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Jack Priestley’s Family History

This site is a work-in-progress. There is a massive amount to cover. I have included both male and female lines. Keep coming back for more.
I have numbered the generations working backwards from Jack’s as (1)

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FRANCIS DICKINSON. The parish registers for Whitby begin in 1608. Immediately we have the baptism of William Dickinson, son of Christopher. After that, the entries follow thick and fast, with James, Richard and Ralph Dickinson also raising families. Clearly the Dickinsons had been in Whitby for a considerable time, and were now a widely extended family.

Since he was married in 1614, Francis would have been born before the registers begin.

We do not have a record of his occupation, but it is almost certain that he was a farmer, like his son, grandson and great-grandson. Like them, he farmed at Whitby Laithes, on the high ground south of Whitby Abbey, overlooking the sea.

Laithe can mean a barn. The site was formerly a grange, or outlying farm of Whitby Abbey.


ISABELL RUSSELL. As with Francis, we should expect her birth to be in the late 16th century, before the Whitby registers begin. In the early 17th century we have Henry, Edmund, James and Christopher Russell all raising families in Whitby. Clearly this is another long-established Whitby family.


Whitby is on the NE coast of Yorkshire. The narrow valley of the Esk runs between steeply sloping banks, with houses on either side and a fishing harbour at the mouth. On the cliff above are the ruins of the Benedictine Whitby Abbey, which replaced the Anglo-Saxon one of St Hilda. Whitby is known for the jet found on its seashore.


Francis and Isabell were born towards the end of the Elizabethan era. They saw the coming of the Stuart monarchy with the accession of James I in 1603.

 Marriage. Whitby
1614 May 17  Francis Dickinson and Isabell Russell

There is only one baptism close to this date.

Baptism. Whitby
1618 May 17  Margaret

There then follows another isolated baptism for a child of Francis Dickinson.

Baptism. Whitby
1631 Jul 18   Richard

Despite the gap in the dates, the fact that Isabell lived until 1677 suggests that this is the same family.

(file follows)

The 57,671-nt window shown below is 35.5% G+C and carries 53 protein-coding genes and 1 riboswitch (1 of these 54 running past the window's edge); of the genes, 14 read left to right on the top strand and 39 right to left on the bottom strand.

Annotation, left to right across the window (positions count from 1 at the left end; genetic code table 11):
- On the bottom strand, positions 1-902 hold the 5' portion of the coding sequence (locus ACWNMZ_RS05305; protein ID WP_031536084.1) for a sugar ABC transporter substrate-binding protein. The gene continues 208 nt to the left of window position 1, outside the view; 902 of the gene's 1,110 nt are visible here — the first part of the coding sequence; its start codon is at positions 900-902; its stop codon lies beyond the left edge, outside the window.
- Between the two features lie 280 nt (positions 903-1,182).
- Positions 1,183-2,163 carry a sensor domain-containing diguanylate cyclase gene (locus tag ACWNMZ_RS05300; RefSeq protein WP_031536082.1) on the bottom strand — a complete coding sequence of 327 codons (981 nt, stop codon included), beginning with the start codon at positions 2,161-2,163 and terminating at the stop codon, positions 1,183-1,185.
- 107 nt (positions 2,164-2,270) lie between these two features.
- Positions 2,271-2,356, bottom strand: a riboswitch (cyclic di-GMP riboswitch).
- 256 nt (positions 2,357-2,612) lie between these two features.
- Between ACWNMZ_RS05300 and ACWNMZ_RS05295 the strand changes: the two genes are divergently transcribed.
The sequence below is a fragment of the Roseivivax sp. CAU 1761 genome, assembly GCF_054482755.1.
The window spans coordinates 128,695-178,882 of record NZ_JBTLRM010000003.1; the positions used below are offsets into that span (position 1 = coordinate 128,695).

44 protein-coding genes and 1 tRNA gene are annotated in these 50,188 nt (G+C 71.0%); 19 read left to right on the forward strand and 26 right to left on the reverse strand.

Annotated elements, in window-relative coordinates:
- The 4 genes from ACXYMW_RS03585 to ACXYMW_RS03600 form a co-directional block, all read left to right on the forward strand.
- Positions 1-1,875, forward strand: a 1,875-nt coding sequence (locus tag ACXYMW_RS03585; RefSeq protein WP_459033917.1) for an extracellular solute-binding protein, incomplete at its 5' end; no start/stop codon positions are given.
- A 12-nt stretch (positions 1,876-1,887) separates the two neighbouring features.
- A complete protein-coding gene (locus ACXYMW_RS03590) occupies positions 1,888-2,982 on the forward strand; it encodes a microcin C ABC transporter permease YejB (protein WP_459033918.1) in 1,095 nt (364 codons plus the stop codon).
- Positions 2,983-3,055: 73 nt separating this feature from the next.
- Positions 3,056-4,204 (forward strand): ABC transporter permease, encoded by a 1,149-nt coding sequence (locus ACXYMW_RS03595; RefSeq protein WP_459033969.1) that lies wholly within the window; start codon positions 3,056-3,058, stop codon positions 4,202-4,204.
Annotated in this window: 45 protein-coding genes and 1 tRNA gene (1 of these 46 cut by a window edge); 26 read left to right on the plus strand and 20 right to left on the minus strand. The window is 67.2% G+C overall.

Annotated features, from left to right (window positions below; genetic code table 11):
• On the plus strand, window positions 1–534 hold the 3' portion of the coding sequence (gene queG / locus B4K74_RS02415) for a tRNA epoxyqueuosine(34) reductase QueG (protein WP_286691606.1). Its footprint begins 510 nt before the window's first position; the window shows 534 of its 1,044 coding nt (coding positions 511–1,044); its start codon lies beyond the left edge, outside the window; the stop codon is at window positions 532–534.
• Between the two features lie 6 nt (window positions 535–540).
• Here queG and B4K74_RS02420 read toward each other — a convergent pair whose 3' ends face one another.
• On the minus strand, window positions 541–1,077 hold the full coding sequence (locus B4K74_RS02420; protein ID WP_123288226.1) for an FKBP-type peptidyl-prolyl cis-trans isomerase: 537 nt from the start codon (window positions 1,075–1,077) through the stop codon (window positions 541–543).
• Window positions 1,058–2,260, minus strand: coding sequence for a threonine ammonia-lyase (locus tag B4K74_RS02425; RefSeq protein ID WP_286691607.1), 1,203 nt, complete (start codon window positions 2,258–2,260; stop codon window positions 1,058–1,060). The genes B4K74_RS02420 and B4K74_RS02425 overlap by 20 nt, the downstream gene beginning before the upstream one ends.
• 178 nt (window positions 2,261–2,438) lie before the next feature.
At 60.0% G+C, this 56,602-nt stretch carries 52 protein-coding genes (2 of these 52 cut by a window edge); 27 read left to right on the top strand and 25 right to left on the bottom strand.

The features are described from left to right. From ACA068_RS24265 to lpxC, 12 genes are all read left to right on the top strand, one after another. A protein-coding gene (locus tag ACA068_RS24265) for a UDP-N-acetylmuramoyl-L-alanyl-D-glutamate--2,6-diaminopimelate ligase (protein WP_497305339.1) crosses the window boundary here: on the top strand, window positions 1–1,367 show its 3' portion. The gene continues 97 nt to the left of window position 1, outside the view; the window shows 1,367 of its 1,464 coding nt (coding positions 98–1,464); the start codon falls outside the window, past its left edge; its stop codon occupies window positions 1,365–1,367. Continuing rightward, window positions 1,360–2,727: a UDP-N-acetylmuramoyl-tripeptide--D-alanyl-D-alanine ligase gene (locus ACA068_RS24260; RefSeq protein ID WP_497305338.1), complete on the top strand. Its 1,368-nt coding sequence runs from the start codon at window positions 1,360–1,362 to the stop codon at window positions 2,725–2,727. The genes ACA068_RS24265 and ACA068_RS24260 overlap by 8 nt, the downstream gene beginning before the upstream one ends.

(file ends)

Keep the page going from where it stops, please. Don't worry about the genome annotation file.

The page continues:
There were probably other children born between these two, whose baptisms are now lost to us. There are gaps in the register and pages that are hard to read.

Because the Whitby registers are patchy for this period, it is possible that there is another baptism for Richard Dickinson. But the fact that Richard called his second son Francis suggests that this is the right parentage.


This was the century that saw a major increase in Whitby’s shipping fleet.

In 1629-30 the inhabitants of Whitby made a plea for greater self-government. They stated that “of late years, by reason that the inhabitants of the said town have not a settled and constant government and power to make ordinances and wholesome laws within themselves for the well-ordering of their town and river, the same is . . . likely in short time to come to utter ruin.”

They petitioned for liberty to have a recorder and town clerk, their own justices of the peace and all officers necessary for the government of the town, court leet and baron, the government of the harbour and river with the waterbailiwick, their ancient fairs and markets, all new cattle fairs, and a gaol in their town.

King Charles I ordered Letters Patent to be drawn up granting these requests with some modifications,  but nothing further was heard of the matter. As things remained in 1635 the owners of the liberty had the government of port and town, receiving harbour dues and selecting the twenty-four burgesses, who had the privilege of buying and retailing goods brought in by the sea, while the other inhabitants might not buy more than served for their own provision. The burgesses also paid two-thirds of all ordinary charges levied by the constables, the body of the town paying the rest.

How much this affected farmers like Francis it is hard to say.

In 1641/2, just before the outbreak of the Civil War, people were required to take the Protestation Oath, pledging loyalty to King and Parliament. The return for Whitby would have told us the names of the adult men in the Dickinson and Russell families living in the parish then, but unfortunately the Whitby return is missing.

A major landowner in the Whitby area, including possession of the Abbey, was Sir Hugh Cholmley. He began as a staunch Parliamentarian, and held Scarborough Castle against the King. But when Queen Henrietta Maria took refuge in the north, he was persuaded by her to switch his allegiance to the Royalist side.

Whitby itself, on the other hand, began the war as a Royalist port, until it was captured by the Parliamentarian general Lord Fairfax.

It is difficult to know where individuals stood in this dispute. Families were often split.

Both Francis and Isabell lived to see the Restoration of the Monarchy, with the accession of Charles II in 1660. 

We have a burial for Francis in 1674.

Burial. Whitby.
1674 Mar 16  Francis Dickinson  Whitby Laithes

This is followed by a burial for Isabell Dickinson
1677 Feb 22   Issabell Dickinson widow of Whitby Laithes

Whitby Laithes is where we find the next generation of this family.

It stands on high ground between the southern part of Whitby and the sea.

Whitby Laithes is on the cliffs to the left[1]



[1] Sky News





Bray Tree